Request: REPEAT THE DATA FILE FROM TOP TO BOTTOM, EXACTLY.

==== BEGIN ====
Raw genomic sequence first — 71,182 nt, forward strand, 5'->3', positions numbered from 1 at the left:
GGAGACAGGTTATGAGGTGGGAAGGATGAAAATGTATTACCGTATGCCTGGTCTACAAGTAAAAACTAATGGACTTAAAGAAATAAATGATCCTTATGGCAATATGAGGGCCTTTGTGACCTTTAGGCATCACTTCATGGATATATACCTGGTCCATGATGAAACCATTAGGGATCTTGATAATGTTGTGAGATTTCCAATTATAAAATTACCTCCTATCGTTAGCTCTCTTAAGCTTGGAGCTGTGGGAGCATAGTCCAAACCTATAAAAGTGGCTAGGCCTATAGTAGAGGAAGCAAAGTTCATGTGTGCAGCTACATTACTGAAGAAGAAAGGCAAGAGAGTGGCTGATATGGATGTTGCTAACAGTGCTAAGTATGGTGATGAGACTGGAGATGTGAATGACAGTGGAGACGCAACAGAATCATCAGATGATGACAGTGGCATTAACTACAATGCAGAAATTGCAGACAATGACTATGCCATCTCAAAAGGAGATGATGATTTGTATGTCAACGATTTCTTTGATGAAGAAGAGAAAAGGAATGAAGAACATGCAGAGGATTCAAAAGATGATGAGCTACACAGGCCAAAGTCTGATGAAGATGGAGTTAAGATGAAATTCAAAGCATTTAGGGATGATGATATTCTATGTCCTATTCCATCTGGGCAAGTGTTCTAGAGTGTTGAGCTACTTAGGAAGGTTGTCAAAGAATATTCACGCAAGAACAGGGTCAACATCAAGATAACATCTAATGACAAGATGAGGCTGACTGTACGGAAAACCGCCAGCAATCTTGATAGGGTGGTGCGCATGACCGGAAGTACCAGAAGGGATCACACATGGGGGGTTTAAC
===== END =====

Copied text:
Raw genomic sequence first — 71,182 nt, forward strand, 5'->3', positions numbered from 1 at the left:
GGAGACAGGTTATGAGGTGGGAAGGATGAAAATGTATTACCGTATGCCTGGTCTACAAGTAAAAACTAATGGACTTAAAGAAATAAATGATCCTTATGGCAATATGAGGGCCTTTGTGACCTTTAGGCATCACTTCATGGATATATACCTGGTCCATGATGAAACCATTAGGGATCTTGATAATGTTGTGAGATTTCCAATTATAAAATTACCTCCTATCGTTAGCTCTCTTAAGCTTGGAGCTGTGGGAGCATAGTCCAAACCTATAAAAGTGGCTAGGCCTATAGTAGAGGAAGCAAAGTTCATGTGTGCAGCTACATTACTGAAGAAGAAAGGCAAGAGAGTGGCTGATATGGATGTTGCTAACAGTGCTAAGTATGGTGATGAGACTGGAGATGTGAATGACAGTGGAGACGCAACAGAATCATCAGATGATGACAGTGGCATTAACTACAATGCAGAAATTGCAGACAATGACTATGCCATCTCAAAAGGAGATGATGATTTGTATGTCAACGATTTCTTTGATGAAGAAGAGAAAAGGAATGAAGAACATGCAGAGGATTCAAAAGATGATGAGCTACACAGGCCAAAGTCTGATGAAGATGGAGTTAAGATGAAATTCAAAGCATTTAGGGATGATGATATTCTATGTCCTATTCCATCTGGGCAAGTGTTCTAGAGTGTTGAGCTACTTAGGAAGGTTGTCAAAGAATATTCACGCAAGAACAGGGTCAACATCAAGATAACATCTAATGACAAGATGAGGCTGACTGTACGGAAAACCGCCAGCAATCTTGATAGGGTGGTGCGCATGACCGGAAGTACCAGAAGGGATCACACATGGGGGGTTTAAC